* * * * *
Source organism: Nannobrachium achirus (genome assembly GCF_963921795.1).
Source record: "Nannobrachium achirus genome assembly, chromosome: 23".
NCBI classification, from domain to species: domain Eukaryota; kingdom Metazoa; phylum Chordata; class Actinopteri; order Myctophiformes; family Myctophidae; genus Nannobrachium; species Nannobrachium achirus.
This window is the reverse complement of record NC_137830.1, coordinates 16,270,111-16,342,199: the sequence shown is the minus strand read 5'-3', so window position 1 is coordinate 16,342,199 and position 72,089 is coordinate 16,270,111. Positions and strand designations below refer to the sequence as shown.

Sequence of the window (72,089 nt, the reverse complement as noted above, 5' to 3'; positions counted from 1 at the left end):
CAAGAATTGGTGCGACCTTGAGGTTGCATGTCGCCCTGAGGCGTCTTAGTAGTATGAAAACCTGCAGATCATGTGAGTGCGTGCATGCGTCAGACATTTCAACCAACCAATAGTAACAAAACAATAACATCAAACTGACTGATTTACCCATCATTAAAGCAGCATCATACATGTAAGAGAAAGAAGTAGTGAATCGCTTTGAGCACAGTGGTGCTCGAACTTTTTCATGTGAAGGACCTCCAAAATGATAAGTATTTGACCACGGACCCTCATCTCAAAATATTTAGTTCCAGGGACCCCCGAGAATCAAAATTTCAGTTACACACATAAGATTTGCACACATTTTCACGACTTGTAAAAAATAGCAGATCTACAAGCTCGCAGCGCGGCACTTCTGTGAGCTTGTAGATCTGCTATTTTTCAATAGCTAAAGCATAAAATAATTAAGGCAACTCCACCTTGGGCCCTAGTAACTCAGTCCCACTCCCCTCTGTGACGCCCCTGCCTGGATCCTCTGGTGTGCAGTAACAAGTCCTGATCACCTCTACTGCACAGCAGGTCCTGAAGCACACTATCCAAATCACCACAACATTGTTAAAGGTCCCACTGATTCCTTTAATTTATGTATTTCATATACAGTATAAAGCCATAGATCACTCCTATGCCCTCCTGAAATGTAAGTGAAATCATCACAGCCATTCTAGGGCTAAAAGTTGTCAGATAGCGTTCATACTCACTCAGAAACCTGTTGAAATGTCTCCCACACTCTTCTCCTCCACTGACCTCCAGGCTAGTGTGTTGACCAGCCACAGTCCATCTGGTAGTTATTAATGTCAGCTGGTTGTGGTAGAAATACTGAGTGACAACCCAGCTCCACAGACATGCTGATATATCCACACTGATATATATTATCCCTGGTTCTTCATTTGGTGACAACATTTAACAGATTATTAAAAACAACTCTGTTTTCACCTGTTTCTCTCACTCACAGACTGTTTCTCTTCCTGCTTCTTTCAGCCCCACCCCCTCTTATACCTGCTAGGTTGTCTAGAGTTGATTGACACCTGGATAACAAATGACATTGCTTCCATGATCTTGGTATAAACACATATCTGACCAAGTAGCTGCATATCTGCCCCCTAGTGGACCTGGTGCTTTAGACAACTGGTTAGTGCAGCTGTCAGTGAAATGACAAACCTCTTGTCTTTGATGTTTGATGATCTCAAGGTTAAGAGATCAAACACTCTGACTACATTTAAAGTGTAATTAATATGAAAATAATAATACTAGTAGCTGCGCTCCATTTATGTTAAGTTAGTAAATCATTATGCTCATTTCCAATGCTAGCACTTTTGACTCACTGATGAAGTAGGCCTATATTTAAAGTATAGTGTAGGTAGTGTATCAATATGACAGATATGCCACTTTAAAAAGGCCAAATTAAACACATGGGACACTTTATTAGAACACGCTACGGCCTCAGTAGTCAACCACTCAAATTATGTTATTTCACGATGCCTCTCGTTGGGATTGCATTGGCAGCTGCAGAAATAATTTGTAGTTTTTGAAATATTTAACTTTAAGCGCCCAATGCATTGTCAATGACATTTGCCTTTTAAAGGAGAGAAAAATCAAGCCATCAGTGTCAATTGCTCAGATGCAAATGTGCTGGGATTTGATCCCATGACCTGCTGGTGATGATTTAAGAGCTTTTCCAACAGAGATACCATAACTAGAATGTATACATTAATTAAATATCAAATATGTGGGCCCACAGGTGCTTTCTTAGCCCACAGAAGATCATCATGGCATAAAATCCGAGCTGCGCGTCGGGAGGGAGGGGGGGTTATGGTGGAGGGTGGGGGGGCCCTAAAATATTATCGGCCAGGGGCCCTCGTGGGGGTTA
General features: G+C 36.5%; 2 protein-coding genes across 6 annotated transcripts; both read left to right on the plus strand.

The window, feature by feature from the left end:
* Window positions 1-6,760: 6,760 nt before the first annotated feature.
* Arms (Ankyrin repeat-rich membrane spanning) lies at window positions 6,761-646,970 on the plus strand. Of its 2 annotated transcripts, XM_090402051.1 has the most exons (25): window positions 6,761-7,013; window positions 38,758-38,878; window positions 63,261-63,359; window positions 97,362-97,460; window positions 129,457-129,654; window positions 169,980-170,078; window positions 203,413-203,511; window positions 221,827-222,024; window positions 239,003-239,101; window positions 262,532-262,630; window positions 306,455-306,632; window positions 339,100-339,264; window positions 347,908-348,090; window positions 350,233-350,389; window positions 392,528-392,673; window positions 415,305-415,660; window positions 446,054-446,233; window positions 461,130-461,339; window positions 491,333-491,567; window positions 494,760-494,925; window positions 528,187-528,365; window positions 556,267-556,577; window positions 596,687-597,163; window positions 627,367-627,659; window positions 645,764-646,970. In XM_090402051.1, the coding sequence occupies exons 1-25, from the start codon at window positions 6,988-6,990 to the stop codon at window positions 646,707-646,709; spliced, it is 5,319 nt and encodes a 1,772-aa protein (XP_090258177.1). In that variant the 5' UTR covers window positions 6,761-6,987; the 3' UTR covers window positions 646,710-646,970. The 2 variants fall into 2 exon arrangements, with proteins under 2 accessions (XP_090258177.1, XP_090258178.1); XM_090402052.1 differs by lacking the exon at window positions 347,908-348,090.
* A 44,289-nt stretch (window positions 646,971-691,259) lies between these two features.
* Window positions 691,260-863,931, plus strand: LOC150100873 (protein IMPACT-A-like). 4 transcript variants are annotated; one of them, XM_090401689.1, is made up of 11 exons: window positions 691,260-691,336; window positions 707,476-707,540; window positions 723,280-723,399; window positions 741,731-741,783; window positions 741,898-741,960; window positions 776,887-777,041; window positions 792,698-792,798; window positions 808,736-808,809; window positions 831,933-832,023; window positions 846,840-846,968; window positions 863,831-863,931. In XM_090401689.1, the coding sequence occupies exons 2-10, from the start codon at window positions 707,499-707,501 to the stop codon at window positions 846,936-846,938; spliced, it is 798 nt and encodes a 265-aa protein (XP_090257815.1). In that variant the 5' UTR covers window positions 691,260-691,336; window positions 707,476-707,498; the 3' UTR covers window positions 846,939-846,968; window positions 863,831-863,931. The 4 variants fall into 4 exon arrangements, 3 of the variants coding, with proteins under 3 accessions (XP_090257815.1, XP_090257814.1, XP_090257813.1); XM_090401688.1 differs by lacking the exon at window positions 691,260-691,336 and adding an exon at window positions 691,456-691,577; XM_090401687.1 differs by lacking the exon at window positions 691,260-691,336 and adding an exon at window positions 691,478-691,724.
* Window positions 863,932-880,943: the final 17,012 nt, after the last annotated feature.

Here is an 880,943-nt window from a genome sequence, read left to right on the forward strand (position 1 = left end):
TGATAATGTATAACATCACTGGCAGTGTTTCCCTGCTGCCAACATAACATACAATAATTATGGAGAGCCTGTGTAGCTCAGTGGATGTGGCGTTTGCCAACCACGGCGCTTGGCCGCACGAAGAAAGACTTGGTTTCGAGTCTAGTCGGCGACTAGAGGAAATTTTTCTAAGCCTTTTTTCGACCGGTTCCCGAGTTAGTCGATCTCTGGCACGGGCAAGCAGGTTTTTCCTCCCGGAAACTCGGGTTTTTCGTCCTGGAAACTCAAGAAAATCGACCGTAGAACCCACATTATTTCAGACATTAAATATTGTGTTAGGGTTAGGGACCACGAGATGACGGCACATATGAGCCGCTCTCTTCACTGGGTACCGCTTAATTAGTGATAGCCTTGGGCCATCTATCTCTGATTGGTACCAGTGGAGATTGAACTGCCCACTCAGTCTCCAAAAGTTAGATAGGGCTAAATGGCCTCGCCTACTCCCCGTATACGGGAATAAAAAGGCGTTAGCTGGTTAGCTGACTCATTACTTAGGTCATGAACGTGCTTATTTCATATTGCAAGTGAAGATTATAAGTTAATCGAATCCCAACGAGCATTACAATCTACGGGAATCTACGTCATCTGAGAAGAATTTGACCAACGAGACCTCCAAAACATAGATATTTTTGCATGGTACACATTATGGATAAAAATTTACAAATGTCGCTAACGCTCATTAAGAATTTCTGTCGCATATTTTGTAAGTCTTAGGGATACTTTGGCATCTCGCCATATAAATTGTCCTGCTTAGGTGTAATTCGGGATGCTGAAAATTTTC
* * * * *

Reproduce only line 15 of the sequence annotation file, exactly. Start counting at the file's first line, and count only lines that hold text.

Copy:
TGATAATGTATAACATCACTGGCAGTGTTTCCCTGCTGCCAACATAACATACAATAATTATGGAGAGCCTGTGTAGCTCAGTGGATGTGGCGTTTGCCAACCACGGCGCTTGGCCGCACGAAGAAAGACTTGGTTTCGAGTCTAGTCGGCGACTAGAGGAAATTTTTCTAAGCCTTTTTTCGACCGGTTCCCGAGTTAGTCGATCTCTGGCACGGGCAAGCAGGTTTTTCCTCCCGGAAACTCGGGTTTTTCGTCCTGGAAACTCAAGAAAATCGACCGTAGAACCCACATTATTTCAGACATTAAATATTGTGTTAGGGTTAGGGACCACGAGATGACGGCACATATGAGCCGCTCTCTTCACTGGGTACCGCTTAATTAGTGATAGCCTTGGGCCATCTATCTCTGATTGGTACCAGTGGAGATTGAACTGCCCACTCAGTCTCCAAAAGTTAGATAGGGCTAAATGGCCTCGCCTACTCCCCGTATACGGGAATAAAAAGGCGTTAGCTGGTTAGCTGACTCATTACTTAGGTCATGAACGTGCTTATTTCATATTGCAAGTGAAGATTATAAGTTAATCGAATCCCAACGAGCATTACAATCTACGGGAATCTACGTCATCTGAGAAGAATTTGACCAACGAGACCTCCAAAACATAGATATTTTTGCATGGTACACATTATGGATAAAAATTTACAAATGTCGCTAACGCTCATTAAGAATTTCTGTCGCATATTTTGTAAGTCTTAGGGATACTTTGGCATCTCGCCATATAAATTGTCCTGCTTAGGTGTAATTCGGGATGCTGAAAATTTTC